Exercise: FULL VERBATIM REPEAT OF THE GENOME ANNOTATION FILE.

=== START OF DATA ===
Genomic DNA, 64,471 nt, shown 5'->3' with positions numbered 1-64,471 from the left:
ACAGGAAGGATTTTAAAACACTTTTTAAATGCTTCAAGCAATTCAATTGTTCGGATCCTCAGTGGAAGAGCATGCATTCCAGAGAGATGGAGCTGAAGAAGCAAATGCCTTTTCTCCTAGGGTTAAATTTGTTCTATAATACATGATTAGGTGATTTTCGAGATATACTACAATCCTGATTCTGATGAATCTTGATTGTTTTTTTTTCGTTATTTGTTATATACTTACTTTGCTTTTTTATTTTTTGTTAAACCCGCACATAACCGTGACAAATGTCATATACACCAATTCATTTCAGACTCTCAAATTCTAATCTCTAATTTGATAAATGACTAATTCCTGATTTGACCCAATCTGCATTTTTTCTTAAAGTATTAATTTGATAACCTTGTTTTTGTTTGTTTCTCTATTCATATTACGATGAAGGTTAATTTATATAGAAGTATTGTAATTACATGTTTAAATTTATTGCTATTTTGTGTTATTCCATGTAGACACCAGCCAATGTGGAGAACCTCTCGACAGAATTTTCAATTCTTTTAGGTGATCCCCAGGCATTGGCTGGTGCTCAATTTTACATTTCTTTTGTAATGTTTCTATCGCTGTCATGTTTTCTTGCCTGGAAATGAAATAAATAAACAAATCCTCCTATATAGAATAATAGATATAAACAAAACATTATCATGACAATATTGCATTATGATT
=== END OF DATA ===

Genomic DNA, 64,471 nt, shown 5'->3' with positions numbered 1-64,471 from the left:
ACAGGAAGGATTTTAAAACACTTTTTAAATGCTTCAAGCAATTCAATTGTTCGGATCCTCAGTGGAAGAGCATGCATTCCAGAGAGATGGAGCTGAAGAAGCAAATGCCTTTTCTCCTAGGGTTAAATTTGTTCTATAATACATGATTAGGTGATTTTCGAGATATACTACAATCCTGATTCTGATGAATCTTGATTGTTTTTTTTTCGTTATTTGTTATATACTTACTTTGCTTTTTTATTTTTTGTTAAACCCGCACATAACCGTGACAAATGTCATATACACCAATTCATTTCAGACTCTCAAATTCTAATCTCTAATTTGATAAATGACTAATTCCTGATTTGACCCAATCTGCATTTTTTCTTAAAGTATTAATTTGATAACCTTGTTTTTGTTTGTTTCTCTATTCATATTACGATGAAGGTTAATTTATATAGAAGTATTGTAATTACATGTTTAAATTTATTGCTATTTTGTGTTATTCCATGTAGACACCAGCCAATGTGGAGAACCTCTCGACAGAATTTTCAATTCTTTTAGGTGATCCCCAGGCATTGGCTGGTGCTCAATTTTACATTTCTTTTGTAATGTTTCTATCGCTGTCATGTTTTCTTGCCTGGAAATGAAATAAATAAACAAATCCTCCTATATAGAATAATAGATATAAACAAAACATTATCATGACAATATTGCATTATGATT